Evaluate Your Child’s Age and Maturity

There’s no set age at which kids should start brushing their own teeth. But if your child can handle tying their own shoelaces, then this is a good sign they have the manual dexterity to brush their own teeth.

Gradually Give Your Child More Independence

Your child should start attempting to brush their own teeth from the moment they can grasp a toothbrush. You can even let a toddler scrub his own teeth and then you takeover afterwards to finish the job properly.

As your child gets better about angling the brush to reach all tooth surfaces, you can slowly cut back on the length of time you participate in the activity.

Share Age-Appropriate Explanations About the Importance of Oral Hygiene

The better your child understands the importance of proper brushing, the better they’ll perform the task. Once your child shows that they value their oral wellbeing, they can probably be trusted to brush their teeth thoroughly twice a day.

Seek a Dentist’s Recommendation

Your child’s pediatric dentist can examine their teeth and gums and make dental hygiene recommendations tailored to their specific needs. Schedule a pediatric dental health consultation as soon as possible.

Posted on behalf of:
Mansouri Family Dental Care & Associates
4720 Lower Roswell Rd
Marietta, GA 30068
(770) 973-8222

May
18

No Bottles in Bed for Baby!

Many well-intentioned moms and dads put their babies to bed with a bottle of milk or juice. But pediatric dentists and pediatricians have this strong warning for parents: don’t put your baby or toddler to bed with anything besides a bottle of water.

The Dangers of Bedtime Bottles

Toothless newborns may need to be fed at the oddest hours. But there is a significant danger associated with putting a toddler to bed with a bottle of milk or juice.

Juice and milk may seem healthy since they don’t have any added sugar. But they do have plenty of natural ones.

The sugars found in beverages are responsible for wearing away tooth enamel. They also fuel the germs that cause tooth decay. If your child gets to slowly sip on these sugary drinks over the course of hours throughout the night, then her teeth are at extreme risk for cavities.

Toddlers’ teeth are highly prone to decay since they have weaker enamel than adult ones do. Once a cavity starts in a baby tooth, it can quickly spread to other teeth and even trigger a dangerous abscess.

Baby Teeth Are Important!

Your child’s first teeth are all they have to speak, eat, and smile with. They also act as placeholders to ensure the adult teeth come in straight. If those baby teeth rot and fall out too soon, that could permanently damage your child’s chances at having a healthy smile later in life.

If a bottle of water will soothe your baby at bedtime, then that’s perfectly fine. But for the sake of her irreplaceable little teeth, don’t fill that bottle with anything else between mealtimes!

Talk with your child’s dentist to learn more smile-friendly tips.

Posted on behalf of:
Mitzi Morris, DMD, PC
1295 Hembree Rd B202
Roswell, GA 30076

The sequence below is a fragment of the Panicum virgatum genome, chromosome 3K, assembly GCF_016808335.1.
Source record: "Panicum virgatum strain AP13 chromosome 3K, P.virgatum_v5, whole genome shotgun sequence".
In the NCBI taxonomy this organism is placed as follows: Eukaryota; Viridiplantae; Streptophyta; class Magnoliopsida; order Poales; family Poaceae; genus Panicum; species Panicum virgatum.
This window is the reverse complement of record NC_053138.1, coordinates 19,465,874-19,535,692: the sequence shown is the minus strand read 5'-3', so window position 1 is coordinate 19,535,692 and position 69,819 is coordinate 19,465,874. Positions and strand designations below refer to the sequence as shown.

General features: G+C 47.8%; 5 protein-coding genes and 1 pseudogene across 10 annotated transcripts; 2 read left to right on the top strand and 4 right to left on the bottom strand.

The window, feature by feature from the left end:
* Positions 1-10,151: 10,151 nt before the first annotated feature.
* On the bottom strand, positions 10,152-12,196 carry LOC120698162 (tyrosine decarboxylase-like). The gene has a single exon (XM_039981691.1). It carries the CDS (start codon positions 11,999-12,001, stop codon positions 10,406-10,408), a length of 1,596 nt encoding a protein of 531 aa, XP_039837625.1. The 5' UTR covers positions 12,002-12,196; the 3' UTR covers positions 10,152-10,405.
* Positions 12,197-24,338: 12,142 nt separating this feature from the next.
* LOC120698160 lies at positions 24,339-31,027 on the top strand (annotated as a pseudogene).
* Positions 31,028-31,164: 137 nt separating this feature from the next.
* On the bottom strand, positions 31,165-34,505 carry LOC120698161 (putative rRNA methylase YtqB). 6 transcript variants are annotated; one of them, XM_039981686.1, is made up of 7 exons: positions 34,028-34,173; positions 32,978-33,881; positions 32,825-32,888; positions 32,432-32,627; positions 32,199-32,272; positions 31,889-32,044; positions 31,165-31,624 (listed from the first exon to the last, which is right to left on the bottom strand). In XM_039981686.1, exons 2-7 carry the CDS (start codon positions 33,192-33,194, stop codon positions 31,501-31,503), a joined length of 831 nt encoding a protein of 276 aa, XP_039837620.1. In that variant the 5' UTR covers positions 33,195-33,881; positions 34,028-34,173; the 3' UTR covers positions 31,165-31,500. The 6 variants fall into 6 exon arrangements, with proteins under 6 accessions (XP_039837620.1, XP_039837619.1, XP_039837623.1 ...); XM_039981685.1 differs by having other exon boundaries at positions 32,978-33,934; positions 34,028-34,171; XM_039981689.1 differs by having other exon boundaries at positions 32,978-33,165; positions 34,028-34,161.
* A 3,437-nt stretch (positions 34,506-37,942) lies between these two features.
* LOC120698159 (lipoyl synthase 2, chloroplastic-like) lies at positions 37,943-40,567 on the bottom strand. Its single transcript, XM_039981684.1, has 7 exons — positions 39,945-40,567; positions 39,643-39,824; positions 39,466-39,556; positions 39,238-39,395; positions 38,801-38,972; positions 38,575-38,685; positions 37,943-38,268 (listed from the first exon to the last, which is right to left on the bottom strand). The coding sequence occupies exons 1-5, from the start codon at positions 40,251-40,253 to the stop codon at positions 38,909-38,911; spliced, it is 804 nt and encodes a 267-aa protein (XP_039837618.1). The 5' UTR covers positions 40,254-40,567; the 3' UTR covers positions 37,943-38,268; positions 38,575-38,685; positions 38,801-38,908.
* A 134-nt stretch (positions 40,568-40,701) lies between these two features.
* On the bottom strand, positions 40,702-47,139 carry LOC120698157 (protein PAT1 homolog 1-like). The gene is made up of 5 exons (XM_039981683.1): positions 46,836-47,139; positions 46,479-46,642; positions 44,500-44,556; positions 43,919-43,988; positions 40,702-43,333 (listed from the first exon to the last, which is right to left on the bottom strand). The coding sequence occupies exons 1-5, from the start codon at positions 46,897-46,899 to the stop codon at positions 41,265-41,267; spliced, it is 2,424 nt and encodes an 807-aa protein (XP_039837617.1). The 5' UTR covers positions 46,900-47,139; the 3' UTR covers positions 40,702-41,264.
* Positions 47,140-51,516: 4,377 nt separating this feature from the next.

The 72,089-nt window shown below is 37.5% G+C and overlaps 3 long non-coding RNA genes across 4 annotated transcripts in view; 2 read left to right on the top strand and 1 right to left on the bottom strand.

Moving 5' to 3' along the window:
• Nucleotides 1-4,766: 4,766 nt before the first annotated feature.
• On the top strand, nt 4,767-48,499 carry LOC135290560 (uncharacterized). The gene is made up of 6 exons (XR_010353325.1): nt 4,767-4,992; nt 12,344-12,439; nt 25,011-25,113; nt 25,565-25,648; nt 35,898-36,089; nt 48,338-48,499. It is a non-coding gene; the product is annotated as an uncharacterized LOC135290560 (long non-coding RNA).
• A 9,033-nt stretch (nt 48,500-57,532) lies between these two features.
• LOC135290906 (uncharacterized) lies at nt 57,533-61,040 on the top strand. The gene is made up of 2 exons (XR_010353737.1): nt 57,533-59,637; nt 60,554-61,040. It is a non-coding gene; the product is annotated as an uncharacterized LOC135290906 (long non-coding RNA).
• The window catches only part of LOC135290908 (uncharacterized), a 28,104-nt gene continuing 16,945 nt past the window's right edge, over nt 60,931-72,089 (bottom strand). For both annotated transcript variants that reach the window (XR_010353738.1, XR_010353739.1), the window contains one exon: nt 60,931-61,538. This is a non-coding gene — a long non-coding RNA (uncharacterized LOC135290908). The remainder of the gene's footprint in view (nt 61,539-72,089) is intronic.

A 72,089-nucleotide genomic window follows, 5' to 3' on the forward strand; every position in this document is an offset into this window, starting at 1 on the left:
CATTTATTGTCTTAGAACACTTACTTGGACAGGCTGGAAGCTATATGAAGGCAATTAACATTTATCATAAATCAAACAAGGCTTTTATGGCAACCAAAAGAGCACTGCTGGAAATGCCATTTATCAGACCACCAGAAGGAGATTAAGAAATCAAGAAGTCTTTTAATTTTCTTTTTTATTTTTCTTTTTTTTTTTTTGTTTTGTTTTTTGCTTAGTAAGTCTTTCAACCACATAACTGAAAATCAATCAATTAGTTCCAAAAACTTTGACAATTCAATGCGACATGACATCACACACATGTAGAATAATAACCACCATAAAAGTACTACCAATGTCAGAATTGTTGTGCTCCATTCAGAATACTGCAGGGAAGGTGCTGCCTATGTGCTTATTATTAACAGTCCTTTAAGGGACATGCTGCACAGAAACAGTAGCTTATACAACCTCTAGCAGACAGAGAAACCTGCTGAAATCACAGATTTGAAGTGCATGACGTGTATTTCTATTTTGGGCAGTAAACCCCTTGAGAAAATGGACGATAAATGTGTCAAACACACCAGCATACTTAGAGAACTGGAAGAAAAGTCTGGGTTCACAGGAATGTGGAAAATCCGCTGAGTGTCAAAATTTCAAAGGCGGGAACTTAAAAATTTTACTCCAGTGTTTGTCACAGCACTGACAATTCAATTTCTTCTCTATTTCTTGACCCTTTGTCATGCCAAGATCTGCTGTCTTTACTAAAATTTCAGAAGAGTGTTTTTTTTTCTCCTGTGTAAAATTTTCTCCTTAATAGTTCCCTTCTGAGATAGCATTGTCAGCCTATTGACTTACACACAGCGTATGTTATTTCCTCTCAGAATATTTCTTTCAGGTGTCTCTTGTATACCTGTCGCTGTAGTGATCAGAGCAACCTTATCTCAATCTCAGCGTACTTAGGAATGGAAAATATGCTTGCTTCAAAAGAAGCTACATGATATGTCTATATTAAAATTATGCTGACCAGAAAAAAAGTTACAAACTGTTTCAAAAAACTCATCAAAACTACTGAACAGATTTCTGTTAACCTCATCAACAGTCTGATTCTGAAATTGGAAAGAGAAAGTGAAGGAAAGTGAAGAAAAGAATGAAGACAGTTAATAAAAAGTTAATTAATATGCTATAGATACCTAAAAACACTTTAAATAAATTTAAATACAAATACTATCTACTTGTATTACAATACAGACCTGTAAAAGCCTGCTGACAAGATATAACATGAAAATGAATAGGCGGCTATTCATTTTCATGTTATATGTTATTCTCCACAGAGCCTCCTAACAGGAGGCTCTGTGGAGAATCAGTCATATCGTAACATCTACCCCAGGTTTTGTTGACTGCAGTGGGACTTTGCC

(770) 475-6767

Apr
9

Is It Safe to Pull Out Your Child’s Loose Tooth?

Generations of parents have tried the old string-and-a-door trick when it comes to pulling out their kids’ loose teeth. It may seem like a logical and effective method for removing stubborn teeth, but dentists urge caution the next time you’re tempted to pull one out.

Avoid Premature Pulling

If your child has a loose tooth, confirm that it’s truly ready to come out. For example, the bottom front teeth are usually the first to go around 6 or 7 years of age. Next come the upper front teeth.

Even though all baby teeth should eventually fall out, it’s important that they do so on the right schedule. If a baby tooth falls out prematurely, it can cause the adult tooth to grow in crooked.

Wiggle, Wiggle, Wiggle

Forcing out a loose baby tooth that isn’t quite ready can cause unnecessary pain, bleeding, and tissue damage.

It’s better to encourage your child to frequently and gently wiggle the tooth until it’s free. Your child can use their tongue, brush around the area, or try biting into an apple.

Remember: easy does it when it comes to pulling loose teeth!

When a Baby Tooth Is Stuck

If you’re sure that a baby tooth just needs a little more encouragement, then proceed with caution.

With clean hands, grasp the baby tooth with a piece of tissue or gauze. Use a gentle back and-forth wiggling motion to try loosening its attachment to the gums. If it hurts your child, then don’t force it.

Consult your child’s dentist for help in removing baby teeth that don’t seem to fall out on their own.

Posted on behalf of:
Gainesville Dental Group
1026 Thompson Bridge Rd
Gainesville, GA 30501
(770) 297-0401

Jan
28

How to Explain Dental Health to Your Kids

Young children need constant reminders to stay safe and eat right. They also need prompts to keep their teeth healthy, but what should you say?

Use these ideas to encourage your children to make their smile’s health a priority.

Brush for Sweeter Breath

Children may not grasp the abstract concept of developing cavities, but they do understand that a clean mouth equals a sweet smile. Let them know that you, their teddy, and Grandma all appreciate kisses with fresh-smelling breath.

Flossing Gets Rid of Tooth Bugs!

Is your child too small to understand what germs are? Just call them plaque or tooth bugs that eat teeth! Flossing is key for wiggling out those tiny bugs that hide between teeth.

Fluoride Is a Vitamin for Teeth

Why is it so important to brush with toothpaste? Not all kids like the feel or taste of toothpaste, but your child needs to understand that this contains tooth vitamins to prevent sick teeth.

Trips to the Dentist Are Fun

Make dental appointments exciting by talking about them in a positive way. Praise your child for his or her good behavior at the dental office and remind them that the tooth doctor checks how strong teeth are.

Fillings Will Help Their Teeth Feel Better